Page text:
It’s important to remember, though, that patience must me learned. Just like anything else. And new media patience is a certain kind of patience that might or might not be related to other kinds of patience. Most people taking the plunge into new media composing environments have very little knack for this patience. And I think it has to do with expectations. People expect that powerful technologies are easy to use. Or they expect that they should be intuitive. Or that the software should be built on some of the same design metaphors with which they are already familiar (and skilled).

What this looks like in my life…

But many experienced new media composers have much different expectations. For instance, I just assume that when I’m working with a new machine or software there will be plenty of hiccups. Counter-intuitive interface elements. Bugs. Incompatibilities. And maybe most importantly, things I can’t figure out at all. I certainly don’t enjoy it when these sorts of things happen. And I’m just as annoyed as the next guy when something it taking longer than it “should” or when I lose work that I’ve been investing in. Those are parts of the process that I don’t like. Not at all.

But what I’ve learned is to accept them. I would even go so far as to say that I expect them. They are just as much a part of new media composing as are more rewarding aspects like learning new techniques and shortcuts, saving a final version, sharing a text, or understanding what a certain software/technology might be good for. But it’s pretty much impossible to separate those rewards from those process elements which cause so much frustration.

And so, I just try to accept that I get frustrated once in a while. Then let that go. I work from the assumption that there’s always an answer, though it’s not always an easy one, nor is it always worth the trouble of finding it or enacting the solution.

The point is, I WANT to enjoy working with new media. It’s just too rewarding. So I’m thinking all the time about what it means to develop a sustainable orientation toward technology and a set of sustainable composing practices.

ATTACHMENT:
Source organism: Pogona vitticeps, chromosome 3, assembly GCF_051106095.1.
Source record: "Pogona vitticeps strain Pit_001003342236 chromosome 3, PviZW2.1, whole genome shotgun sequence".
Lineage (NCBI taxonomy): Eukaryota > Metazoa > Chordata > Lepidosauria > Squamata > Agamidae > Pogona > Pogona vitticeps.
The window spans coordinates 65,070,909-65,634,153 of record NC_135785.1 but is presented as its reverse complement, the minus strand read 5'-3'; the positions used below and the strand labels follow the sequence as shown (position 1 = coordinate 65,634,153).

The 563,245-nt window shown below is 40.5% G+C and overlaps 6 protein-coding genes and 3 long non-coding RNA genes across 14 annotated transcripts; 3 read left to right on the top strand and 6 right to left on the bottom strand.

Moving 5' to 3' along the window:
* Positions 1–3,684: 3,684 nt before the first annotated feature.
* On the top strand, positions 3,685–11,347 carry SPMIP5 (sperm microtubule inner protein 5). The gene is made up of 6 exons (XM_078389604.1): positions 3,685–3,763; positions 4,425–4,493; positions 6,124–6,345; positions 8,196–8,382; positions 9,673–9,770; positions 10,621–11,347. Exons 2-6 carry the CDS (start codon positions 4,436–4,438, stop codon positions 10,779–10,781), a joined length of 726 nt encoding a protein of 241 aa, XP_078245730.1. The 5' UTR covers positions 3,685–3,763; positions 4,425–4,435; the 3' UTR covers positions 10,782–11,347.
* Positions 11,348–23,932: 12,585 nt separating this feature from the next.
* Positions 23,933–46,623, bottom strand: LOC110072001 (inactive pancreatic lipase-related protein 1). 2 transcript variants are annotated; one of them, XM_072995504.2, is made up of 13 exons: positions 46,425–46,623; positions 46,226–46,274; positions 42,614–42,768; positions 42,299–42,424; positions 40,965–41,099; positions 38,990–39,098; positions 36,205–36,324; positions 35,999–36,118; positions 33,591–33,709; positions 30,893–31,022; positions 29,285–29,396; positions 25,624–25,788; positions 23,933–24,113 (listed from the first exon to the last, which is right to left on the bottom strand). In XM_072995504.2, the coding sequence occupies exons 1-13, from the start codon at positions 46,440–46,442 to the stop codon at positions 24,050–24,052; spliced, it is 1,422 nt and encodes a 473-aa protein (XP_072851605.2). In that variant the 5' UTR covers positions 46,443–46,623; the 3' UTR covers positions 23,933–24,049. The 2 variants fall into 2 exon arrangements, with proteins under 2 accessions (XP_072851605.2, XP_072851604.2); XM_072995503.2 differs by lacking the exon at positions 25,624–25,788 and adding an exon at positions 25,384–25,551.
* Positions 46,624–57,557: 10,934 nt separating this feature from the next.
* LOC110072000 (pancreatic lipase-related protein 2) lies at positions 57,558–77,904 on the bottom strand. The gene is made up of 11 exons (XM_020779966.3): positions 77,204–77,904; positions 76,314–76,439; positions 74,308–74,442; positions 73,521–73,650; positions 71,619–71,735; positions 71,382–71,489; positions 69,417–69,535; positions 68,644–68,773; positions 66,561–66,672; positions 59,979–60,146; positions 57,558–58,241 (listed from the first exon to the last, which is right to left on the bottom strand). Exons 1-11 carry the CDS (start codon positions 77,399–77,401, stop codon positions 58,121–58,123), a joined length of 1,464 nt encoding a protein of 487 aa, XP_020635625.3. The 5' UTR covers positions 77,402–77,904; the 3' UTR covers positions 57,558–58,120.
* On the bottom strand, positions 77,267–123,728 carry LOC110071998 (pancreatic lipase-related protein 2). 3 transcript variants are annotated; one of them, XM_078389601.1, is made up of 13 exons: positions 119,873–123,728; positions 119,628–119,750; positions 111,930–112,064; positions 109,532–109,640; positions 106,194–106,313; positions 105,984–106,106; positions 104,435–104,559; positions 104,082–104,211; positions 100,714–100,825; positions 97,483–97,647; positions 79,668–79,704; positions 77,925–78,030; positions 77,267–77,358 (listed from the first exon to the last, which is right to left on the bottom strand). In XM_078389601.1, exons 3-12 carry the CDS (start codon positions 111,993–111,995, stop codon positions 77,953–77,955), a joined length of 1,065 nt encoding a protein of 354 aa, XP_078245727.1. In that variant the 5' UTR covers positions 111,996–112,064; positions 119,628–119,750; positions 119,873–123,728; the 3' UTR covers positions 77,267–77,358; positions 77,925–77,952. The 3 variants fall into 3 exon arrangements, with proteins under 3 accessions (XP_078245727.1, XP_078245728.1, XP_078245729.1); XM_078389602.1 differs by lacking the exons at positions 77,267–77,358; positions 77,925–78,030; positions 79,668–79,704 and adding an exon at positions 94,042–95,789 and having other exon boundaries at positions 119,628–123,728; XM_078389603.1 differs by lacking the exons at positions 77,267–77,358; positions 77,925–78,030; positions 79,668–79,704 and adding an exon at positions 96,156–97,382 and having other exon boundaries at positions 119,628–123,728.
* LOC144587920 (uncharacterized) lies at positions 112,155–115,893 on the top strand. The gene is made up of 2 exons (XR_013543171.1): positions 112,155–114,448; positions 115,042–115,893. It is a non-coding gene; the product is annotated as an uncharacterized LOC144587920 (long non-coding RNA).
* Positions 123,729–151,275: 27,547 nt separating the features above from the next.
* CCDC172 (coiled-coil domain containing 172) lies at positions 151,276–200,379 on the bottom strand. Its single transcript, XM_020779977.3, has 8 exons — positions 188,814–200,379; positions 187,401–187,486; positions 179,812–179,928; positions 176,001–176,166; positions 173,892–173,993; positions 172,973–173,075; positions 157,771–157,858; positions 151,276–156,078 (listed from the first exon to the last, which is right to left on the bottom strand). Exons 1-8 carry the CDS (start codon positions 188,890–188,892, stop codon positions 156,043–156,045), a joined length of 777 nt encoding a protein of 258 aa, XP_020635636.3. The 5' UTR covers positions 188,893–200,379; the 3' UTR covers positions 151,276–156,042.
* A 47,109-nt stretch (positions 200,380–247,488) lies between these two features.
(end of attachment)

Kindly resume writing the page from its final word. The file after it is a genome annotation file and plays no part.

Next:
*I thought about using digital media, or multimodal or multimedia tools here, but really, I think it’s the “newness” of the media with which we’re working which is the primary source of the tension.

**And I’d put it right along side these other attributes of effective digital composing: Skill with the interface for the specific technology being used. Troubleshooting experience. Awareness of alternative tools. Attention to how design and argument affect each other.

(Image Credits: “Zen Garden,” by euart, via Flickr, Creative Commons Attribution-Noncommercial-No Derivative Works 2.0 Generic license.)

This article has 3 Comments

  1. well said, Trauman. And absolutely accurate (except for the participants’ projects — I think they actually have more interesting projects now that they’re using another software program. Sophie was great for storyboarding their transition, but it was also too limiting for the DMAC folks at the time they needed to break out of anything familiar).

  2. SO on board with you here, Trauman, and very appreciative of your thoughts on frustration & failure. I’m interested personally and professionally in rhetorical failure & its role in helping us re-imagine projects. What you articulate here is right on. -a

  3. This post has really helped me think my way through some of my own responses to working with new media. I am so much a “”Just jump into it and keep pushing buttons till it works sort of person.”. It almost feels counterintuitive to me to think I can “learn” patience. But what you say has the ring of truth. Just how does one actually do it?